Pacific Northwest Ship Plumes

Page created and maintained by Roger Edwards, Storm Prediction Center

Someone did not spray "silly string" all over the middlke of this satellite picture. Instead, the spaghetti-like cloud formations offshore from Washington and from Vancouver Island, BC, are cloud trails created in thin stratus by the exhaust of ships. These are loosely similar to ice-crystal clouds (contrails) generated by jet aircraft at high altitudes; except here they form clouds of water droplets. The machines producing them are much more slowly moving too, of course.

The day-long development and motion of these plumes is shown and described in more detail in this 4 MB image loop. You can track several ships by following the progress of the leading edges of their trails.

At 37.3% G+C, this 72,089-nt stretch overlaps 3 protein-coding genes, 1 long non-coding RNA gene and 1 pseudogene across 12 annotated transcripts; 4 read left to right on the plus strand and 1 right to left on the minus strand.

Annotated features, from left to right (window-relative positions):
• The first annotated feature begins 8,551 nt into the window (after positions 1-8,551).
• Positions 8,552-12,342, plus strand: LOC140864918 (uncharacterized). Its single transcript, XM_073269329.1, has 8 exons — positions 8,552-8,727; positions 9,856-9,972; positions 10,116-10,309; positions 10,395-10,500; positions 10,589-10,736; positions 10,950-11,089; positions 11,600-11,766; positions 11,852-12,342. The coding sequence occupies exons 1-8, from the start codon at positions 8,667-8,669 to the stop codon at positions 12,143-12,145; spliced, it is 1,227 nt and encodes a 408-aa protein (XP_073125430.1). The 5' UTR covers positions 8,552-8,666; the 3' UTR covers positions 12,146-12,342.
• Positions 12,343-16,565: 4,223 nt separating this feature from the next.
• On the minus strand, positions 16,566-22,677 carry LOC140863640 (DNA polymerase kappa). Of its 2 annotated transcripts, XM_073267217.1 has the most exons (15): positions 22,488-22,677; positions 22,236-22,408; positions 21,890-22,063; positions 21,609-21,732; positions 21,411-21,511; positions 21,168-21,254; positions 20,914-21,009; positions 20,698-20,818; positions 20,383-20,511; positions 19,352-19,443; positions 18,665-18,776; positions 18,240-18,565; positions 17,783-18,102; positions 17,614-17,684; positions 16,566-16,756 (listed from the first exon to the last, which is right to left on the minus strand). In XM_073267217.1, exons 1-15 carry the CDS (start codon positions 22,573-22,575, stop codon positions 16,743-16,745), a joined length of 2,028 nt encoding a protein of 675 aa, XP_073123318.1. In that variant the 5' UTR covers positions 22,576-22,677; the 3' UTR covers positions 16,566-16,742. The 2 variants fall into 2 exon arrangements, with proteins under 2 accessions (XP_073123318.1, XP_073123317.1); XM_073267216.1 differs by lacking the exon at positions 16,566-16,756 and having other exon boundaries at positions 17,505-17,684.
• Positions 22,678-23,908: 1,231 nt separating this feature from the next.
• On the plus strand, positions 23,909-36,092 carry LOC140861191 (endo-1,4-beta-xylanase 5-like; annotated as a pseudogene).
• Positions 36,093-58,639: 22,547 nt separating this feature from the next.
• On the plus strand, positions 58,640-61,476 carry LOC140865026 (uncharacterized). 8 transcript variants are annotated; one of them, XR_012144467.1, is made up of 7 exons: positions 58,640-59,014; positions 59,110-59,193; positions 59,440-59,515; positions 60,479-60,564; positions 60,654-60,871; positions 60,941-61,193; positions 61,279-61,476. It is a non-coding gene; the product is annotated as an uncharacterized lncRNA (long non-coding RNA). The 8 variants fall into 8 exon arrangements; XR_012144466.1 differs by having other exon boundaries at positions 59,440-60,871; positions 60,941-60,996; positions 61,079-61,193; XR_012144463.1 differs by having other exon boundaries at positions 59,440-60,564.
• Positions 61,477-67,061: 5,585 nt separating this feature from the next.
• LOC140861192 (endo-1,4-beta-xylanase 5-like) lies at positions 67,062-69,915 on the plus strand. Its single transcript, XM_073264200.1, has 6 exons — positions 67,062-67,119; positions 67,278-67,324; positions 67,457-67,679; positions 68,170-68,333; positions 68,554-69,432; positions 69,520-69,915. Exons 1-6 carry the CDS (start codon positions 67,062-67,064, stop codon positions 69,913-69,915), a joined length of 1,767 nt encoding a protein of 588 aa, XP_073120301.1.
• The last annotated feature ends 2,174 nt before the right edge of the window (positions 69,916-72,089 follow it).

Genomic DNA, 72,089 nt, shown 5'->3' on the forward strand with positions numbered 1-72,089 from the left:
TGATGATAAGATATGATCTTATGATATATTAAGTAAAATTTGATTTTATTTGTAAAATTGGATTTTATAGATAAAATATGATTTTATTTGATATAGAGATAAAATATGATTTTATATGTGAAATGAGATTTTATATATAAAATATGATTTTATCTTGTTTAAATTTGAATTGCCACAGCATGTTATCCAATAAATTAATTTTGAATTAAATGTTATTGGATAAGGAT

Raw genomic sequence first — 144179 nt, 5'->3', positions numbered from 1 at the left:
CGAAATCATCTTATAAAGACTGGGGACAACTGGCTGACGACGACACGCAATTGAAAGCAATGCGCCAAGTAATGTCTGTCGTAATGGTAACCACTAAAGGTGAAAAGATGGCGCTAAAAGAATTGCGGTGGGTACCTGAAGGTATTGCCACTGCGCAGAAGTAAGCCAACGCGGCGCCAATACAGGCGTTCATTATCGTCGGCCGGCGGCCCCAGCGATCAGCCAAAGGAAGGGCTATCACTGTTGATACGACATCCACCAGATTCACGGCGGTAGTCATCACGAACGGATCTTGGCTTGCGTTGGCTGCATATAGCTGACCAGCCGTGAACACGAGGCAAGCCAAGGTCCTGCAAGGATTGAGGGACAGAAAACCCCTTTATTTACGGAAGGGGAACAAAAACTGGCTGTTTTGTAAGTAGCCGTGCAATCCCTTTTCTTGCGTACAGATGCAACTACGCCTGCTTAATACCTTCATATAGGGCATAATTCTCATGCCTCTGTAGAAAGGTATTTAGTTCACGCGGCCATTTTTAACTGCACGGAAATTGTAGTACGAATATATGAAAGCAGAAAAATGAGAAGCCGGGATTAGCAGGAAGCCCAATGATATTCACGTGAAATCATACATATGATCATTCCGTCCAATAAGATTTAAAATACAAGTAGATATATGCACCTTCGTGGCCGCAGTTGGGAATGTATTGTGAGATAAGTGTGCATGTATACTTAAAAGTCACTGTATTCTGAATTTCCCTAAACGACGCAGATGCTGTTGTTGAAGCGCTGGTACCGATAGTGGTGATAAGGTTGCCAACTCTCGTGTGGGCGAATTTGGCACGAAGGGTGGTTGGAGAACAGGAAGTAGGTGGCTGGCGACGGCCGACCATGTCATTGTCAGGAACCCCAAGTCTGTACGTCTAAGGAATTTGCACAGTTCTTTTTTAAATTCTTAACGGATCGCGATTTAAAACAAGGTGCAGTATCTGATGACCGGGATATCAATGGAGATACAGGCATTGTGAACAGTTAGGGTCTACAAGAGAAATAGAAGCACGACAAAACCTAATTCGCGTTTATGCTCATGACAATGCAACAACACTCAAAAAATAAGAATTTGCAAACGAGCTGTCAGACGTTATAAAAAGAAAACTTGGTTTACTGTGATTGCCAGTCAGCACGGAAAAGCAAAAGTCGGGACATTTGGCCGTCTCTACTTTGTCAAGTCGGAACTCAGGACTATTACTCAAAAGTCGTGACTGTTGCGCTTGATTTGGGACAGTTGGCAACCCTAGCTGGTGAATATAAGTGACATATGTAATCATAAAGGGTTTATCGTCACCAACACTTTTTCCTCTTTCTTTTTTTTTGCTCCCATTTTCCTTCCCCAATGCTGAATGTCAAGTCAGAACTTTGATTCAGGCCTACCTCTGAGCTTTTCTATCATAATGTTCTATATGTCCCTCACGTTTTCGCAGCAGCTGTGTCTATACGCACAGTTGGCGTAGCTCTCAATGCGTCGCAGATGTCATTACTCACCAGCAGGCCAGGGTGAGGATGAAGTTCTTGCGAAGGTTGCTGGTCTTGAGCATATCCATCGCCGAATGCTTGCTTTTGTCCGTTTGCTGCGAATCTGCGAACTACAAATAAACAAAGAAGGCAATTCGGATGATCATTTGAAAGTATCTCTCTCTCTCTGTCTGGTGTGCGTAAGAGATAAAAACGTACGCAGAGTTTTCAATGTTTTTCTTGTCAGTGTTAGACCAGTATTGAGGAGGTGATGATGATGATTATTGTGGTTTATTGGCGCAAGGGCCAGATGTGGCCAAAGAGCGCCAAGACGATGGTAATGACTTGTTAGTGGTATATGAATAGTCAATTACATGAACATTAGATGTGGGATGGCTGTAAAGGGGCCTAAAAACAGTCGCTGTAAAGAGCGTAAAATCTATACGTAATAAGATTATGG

Javascript visible satellite loop of the plumes.

Past Cool Images from SPC

::::: Hurricane Opal (1995) near peak intensity :::::

::::: Hurricane Bertha (1996) north of Puerto Rico :::::

::::: Isolated Supercell associated with Hurricane Bertha :::::

::::: Convectively Induced Vort Max Indicated by Radar :::::

::::: California Wildfires: A Satellite View :::::

::::: Severe Hailstorm along a Gravity Wave :::::

::::: Radar Depictions of Outflow Boundaries :::::

::::: Jarrell TX F5 Tornado (27 May 97) :::::

::::: Central American Fires Spew Smoke into U.S. :::::

::::: Thunderstorm Forms over Florida Wildfire :::::

::::: Radar-detected Sunsets from Minnesota to Tennessee :::::

::::: The North Carolina Tornadocane :::::

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